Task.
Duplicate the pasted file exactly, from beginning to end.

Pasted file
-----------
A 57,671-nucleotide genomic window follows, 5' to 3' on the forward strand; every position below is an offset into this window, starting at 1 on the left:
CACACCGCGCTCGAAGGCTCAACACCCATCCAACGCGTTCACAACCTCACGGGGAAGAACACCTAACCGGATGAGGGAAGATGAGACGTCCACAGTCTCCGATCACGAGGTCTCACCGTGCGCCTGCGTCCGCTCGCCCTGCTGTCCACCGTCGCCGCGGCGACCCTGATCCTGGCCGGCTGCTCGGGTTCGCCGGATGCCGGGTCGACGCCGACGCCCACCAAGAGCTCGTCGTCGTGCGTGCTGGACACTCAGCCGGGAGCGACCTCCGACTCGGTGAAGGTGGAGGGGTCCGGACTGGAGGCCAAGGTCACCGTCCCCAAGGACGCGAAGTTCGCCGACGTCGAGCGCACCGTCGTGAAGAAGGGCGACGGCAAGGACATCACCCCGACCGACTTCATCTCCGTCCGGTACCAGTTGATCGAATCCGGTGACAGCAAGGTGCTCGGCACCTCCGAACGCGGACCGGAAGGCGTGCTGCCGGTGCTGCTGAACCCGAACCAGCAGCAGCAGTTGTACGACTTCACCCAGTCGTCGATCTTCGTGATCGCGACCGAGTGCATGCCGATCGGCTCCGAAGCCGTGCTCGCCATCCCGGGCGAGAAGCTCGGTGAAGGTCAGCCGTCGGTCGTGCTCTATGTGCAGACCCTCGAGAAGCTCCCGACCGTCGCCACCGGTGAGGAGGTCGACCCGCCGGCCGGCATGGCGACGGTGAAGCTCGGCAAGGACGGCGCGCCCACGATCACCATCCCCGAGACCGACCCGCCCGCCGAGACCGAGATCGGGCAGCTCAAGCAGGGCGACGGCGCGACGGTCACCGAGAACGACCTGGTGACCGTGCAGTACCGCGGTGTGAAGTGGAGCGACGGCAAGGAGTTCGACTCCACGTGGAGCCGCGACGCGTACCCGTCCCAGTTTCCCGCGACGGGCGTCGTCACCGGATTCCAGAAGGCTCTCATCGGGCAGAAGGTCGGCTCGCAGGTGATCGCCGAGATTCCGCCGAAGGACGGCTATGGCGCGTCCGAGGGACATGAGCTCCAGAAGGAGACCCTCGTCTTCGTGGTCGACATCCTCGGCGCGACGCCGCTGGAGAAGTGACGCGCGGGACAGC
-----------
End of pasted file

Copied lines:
A 57,671-nucleotide genomic window follows, 5' to 3' on the forward strand; every position below is an offset into this window, starting at 1 on the left:
CACACCGCGCTCGAAGGCTCAACACCCATCCAACGCGTTCACAACCTCACGGGGAAGAACACCTAACCGGATGAGGGAAGATGAGACGTCCACAGTCTCCGATCACGAGGTCTCACCGTGCGCCTGCGTCCGCTCGCCCTGCTGTCCACCGTCGCCGCGGCGACCCTGATCCTGGCCGGCTGCTCGGGTTCGCCGGATGCCGGGTCGACGCCGACGCCCACCAAGAGCTCGTCGTCGTGCGTGCTGGACACTCAGCCGGGAGCGACCTCCGACTCGGTGAAGGTGGAGGGGTCCGGACTGGAGGCCAAGGTCACCGTCCCCAAGGACGCGAAGTTCGCCGACGTCGAGCGCACCGTCGTGAAGAAGGGCGACGGCAAGGACATCACCCCGACCGACTTCATCTCCGTCCGGTACCAGTTGATCGAATCCGGTGACAGCAAGGTGCTCGGCACCTCCGAACGCGGACCGGAAGGCGTGCTGCCGGTGCTGCTGAACCCGAACCAGCAGCAGCAGTTGTACGACTTCACCCAGTCGTCGATCTTCGTGATCGCGACCGAGTGCATGCCGATCGGCTCCGAAGCCGTGCTCGCCATCCCGGGCGAGAAGCTCGGTGAAGGTCAGCCGTCGGTCGTGCTCTATGTGCAGACCCTCGAGAAGCTCCCGACCGTCGCCACCGGTGAGGAGGTCGACCCGCCGGCCGGCATGGCGACGGTGAAGCTCGGCAAGGACGGCGCGCCCACGATCACCATCCCCGAGACCGACCCGCCCGCCGAGACCGAGATCGGGCAGCTCAAGCAGGGCGACGGCGCGACGGTCACCGAGAACGACCTGGTGACCGTGCAGTACCGCGGTGTGAAGTGGAGCGACGGCAAGGAGTTCGACTCCACGTGGAGCCGCGACGCGTACCCGTCCCAGTTTCCCGCGACGGGCGTCGTCACCGGATTCCAGAAGGCTCTCATCGGGCAGAAGGTCGGCTCGCAGGTGATCGCCGAGATTCCGCCGAAGGACGGCTATGGCGCGTCCGAGGGACATGAGCTCCAGAAGGAGACCCTCGTCTTCGTGGTCGACATCCTCGGCGCGACGCCGCTGGAGAAGTGACGCGCGGGACAGC